Israel’s famous Sonovia SonoMask has now been found to have another benefit: eliminating more than 99% of acne-causing bacteria.
Sonovia recently received these test results from an FDA-accredited facility in Israel, Hylabs.
“The test showed tremendous activity of the treated fabric against the bacteria Cutibacterium acne in anaerobic conditions," said Prof. Amos Adler, director of the Clinical Microbiology Laboratory at Tel Aviv’s Sourasky Medical Center.
He explained that one of the potential problems of masking for extended periods might be the exacerbation of acne.
A report published last year in the Journal of Primary Care and Community Health showed that more than 50% of people who wore masks experienced a face mask-related adverse skin reaction, of which acne was the most prevalent.
It has become such a challenge that people now use the phrase “maskne” to describe it. Maskne includes pimples, redness, bumpiness and other irritations.
“We were hearing complaints from a lot of customers, younger people, but even people over the age of 40 who all of sudden got acne,” said Liat Goldhammer-Steinberg, Sonovia’s chief technology officer.
The Hylabs report specifically showed that the mask was 99.9999999% effective at eliminating acne-causing bacteria, which Adler said means that “the treated fabric might be beneficial in preventing the exacerbation.”
The report came around the same time as a second set of laboratory results that confirmed what Sonovia already knew: the SonoMask is 99% effective at neutralizing COVID-19 particles. The study however also showed that it was equally as effective at neutralizing influenza virus (H1N1) particles.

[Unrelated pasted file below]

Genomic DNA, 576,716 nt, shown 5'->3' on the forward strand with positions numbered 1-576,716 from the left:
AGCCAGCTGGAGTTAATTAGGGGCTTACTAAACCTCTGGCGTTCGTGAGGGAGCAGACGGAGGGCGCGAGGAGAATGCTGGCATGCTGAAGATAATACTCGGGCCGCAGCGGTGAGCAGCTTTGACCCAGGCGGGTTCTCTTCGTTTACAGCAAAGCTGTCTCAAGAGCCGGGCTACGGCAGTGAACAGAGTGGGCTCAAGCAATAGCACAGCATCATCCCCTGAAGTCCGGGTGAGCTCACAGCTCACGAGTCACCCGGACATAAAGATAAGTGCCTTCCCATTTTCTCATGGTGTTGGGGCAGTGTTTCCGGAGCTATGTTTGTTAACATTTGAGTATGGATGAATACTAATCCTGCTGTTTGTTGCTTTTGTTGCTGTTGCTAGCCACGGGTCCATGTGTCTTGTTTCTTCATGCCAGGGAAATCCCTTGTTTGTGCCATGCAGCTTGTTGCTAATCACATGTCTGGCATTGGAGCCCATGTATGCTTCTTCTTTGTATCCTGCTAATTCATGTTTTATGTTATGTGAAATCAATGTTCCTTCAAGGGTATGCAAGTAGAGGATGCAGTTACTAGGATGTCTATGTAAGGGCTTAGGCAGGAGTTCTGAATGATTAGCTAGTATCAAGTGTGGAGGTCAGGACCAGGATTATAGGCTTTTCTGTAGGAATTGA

VisMederi Textyle, part of the family of VisMederi Laboratories in Tuscany, found that SonoMasks are 99.97% effective in protecting against coronavirus.
Although the company has already undergone testing in China and follows all of the Centers for Disease Control guidelines, Goldhammer-Steinberg said this new European accreditation is “very rare and difficult to receive” and the company is immensely proud.
In light of the latest results, Sonovia has started working on a new line of products that will be released in the coming months. These could include bed linens and some therapeutic pillowcases, Goldhammer-Steinberg said.
Sonovia developed an almost-permanent, ultrasonic, fabric-finishing technology for mechanical impregnation of zinc oxide nanoparticles into textiles. The company sped up efforts to manufacture masks using its anti-pathogen fabric at the start of the coronavirus crisis in Israel to help frontline workers stay protected.
The technology is based on a lab-scale sonochemical process that was developed at Bar-Ilan University.
Until the pandemic, it had not produced a single product. Tens of thousands of its first masks were donated to Israeli hospitals and medical professionals.
Since then, the company has sold more than 300,000 masks in over 100 countries.